If this sounds grandiose, even bloated, it’s not—there’s something bashful and quiet about the way Ball develops his structures and presents his language, something innocent but not naive. His architectures are full of architecture: imaginary mnemonic mansions; lairs reached by ladder; hospital rooms built with screens inside sprawling wards; chutes hidden behind panels; apocryphal Ministry buildings in the grand Federalist style; hallways full of doors “great . . . in size and finery”; the fabular inn in Som, within which the centers of the many narratives are pinioned; a dead-letter office in which a mountain of lost communications threatens to avalanche upon a home without walls or roof; a nightmarish Victorian house, an exitless mousetrap, that dirigibles through the sky; an ice palace in which brutal erotic travails are open to the public eye; a tower of needles poised upon needles—”the sort of needle that might be used to sew your heart shut with rope”; a house that a wife of incomparable beauty, a marionette both adulterous and betrayed, defiles with secret hiding places; a town with poisoned arcades through which, at the right time of day, at the moment of the perfect coloration of the stone, people would pass and then “simply be gone”; a lusciously carpeted staircase that penetrates a pit, at the bottom of which wait foxes in human form.
To say that Ball’s voice is self-conscious would be to suggest, wrongly, something selfish, stilted, and effete. But the author does use antiquated or rusticated diction, not with sour or smirking irony, but deliberately, as a favorite indulgence. He has a penchant for comparisons that are slightly absurd in their specificity and charmingly ungainly in their length, such as “He wore a long beard in white, and was dressed as one imagined an old gentleman might have dressed in the year 1927 in the city of Warsaw,” or “the sailmaker resembled the hibernating bear of Eskimo legend that tells all the secrets of the world while still in its behusked sleep,” or “[He] wore the simple attire of the sort of person perhaps who researches sin in the depths of the Vatican but is not a priest at all and goes often flower picking in the country by himself, never speaking to anyone he sees there,” or “His uncle’s face looked like the seventh whisker of a devil-cat intent upon the stalking of its prey.”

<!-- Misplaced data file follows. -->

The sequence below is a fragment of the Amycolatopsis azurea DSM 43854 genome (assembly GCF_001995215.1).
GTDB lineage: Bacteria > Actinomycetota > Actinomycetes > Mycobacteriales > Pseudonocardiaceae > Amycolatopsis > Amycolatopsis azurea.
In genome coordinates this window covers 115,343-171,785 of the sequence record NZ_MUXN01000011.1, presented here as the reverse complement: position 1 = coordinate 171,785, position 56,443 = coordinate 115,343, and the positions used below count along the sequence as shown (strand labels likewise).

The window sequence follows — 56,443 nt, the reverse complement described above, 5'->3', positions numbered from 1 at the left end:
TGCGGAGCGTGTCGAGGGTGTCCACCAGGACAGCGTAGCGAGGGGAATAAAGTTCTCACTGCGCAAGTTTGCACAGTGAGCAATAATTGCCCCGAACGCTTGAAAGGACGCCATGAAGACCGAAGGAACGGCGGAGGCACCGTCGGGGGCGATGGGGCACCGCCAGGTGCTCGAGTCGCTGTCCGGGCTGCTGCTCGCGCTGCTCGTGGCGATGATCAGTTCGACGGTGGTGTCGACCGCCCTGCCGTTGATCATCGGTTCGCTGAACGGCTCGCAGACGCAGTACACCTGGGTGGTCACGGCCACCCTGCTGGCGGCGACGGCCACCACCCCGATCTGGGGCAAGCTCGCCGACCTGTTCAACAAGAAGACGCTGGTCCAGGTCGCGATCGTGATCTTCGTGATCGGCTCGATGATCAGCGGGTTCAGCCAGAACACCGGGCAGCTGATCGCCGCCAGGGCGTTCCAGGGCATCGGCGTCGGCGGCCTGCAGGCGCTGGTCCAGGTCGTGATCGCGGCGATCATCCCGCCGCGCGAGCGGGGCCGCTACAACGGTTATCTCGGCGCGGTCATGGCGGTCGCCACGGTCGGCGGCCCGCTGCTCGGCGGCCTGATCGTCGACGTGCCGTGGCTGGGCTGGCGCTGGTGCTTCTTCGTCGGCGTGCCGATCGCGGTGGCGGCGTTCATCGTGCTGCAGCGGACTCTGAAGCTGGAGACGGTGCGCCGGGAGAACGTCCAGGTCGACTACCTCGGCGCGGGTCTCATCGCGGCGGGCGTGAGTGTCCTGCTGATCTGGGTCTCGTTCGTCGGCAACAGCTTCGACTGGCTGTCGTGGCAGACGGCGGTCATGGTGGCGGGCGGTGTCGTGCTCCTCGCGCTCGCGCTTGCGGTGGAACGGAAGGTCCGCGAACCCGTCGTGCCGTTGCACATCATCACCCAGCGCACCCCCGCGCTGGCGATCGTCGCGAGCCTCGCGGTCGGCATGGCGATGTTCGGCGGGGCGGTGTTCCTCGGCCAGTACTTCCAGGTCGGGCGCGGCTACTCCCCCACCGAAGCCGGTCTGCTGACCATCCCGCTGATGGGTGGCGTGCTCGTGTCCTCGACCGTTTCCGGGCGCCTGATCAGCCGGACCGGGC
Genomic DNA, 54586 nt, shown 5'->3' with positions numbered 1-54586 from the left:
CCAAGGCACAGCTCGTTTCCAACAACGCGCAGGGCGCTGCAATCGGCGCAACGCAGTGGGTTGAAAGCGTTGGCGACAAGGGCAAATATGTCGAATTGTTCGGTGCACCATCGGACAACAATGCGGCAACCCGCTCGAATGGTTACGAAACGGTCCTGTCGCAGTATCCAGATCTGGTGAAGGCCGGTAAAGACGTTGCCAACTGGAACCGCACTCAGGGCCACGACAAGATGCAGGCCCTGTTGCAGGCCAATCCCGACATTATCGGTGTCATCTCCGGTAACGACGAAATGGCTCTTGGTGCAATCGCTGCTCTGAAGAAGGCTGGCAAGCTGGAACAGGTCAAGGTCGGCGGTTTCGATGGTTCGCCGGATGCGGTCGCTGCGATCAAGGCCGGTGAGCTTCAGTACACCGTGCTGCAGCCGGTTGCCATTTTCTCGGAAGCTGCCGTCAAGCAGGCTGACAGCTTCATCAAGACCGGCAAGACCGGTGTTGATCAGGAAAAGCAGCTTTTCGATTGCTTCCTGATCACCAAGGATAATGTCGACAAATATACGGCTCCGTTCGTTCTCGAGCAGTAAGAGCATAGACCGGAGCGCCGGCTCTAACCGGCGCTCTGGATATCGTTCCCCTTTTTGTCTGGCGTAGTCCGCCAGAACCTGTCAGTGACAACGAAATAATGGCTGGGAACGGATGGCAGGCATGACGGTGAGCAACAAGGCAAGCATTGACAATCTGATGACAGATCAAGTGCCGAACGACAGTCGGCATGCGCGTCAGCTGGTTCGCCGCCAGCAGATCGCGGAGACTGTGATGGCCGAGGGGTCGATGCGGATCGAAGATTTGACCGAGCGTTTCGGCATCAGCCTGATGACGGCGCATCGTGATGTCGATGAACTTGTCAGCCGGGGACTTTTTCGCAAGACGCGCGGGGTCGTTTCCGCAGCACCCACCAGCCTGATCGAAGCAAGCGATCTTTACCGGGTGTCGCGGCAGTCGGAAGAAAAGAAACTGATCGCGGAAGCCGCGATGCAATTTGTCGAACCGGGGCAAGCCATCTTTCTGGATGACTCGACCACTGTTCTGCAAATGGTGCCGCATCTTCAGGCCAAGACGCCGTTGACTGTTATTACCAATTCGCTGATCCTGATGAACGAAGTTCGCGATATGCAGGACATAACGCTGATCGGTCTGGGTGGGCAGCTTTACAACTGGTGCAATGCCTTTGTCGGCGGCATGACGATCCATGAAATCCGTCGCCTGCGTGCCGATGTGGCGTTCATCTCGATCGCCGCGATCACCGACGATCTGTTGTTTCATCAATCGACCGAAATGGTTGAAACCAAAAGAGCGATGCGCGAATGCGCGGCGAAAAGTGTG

These work best when they come out of nowhere; the effect can be too coy, too easy, when they make trivial play with what’s already on the page. “Perhaps he resembled an animal that had been turned into a human being by some accident, and now was trying to make the best of the situation,” for instance, is disconcerting and transfiguring; while “a quiet voice that had only ever been used just after slamming cleavers into wooden tables,” when used to describe a voice that speaks immediately after its owner has slammed a cleaver into a wooden tables, is simply silly.
Ball rarely makes slips like this, however, and that success in avoiding self-stereotype is a triumph for a style that’s so instantly recognizable. The odd, stiff, wistful, wry, vague, crafty, nimble, luminous tone that addicted fans of his previously published novel, Samedi the Deafness (Vintage, 2007), is in full evidence in The Way Through Doors, though this new book is at once more elaborately structured and more oceanic than its predecessor. Still, one can’t help but feel that Ball is holding back something crucial—he seems to be afraid of the dark, and that keeps him slightly trivial, slightly tricksy. In his story “The Early Deaths of Lubeck, Brennan, Harp, and Carr,” published in the Winter 2007 Paris Review, he does venture into nightmarish territory, but in this book, his characters tremble on the very periphery of joy and horror, unable to go further. Instead, when they meet those extremes in others, they watch, with noses pressed against the glass: intrigued, and moved, and removed. That tenuousness could easily become a weakness for the author. For now, it’s one of many fragile, beguiling, seductively frustrating beauties in Ball’s growing body of work.
Rain Taxi Online Edition, Spring 2009 | © Rain Taxi, Inc. 2009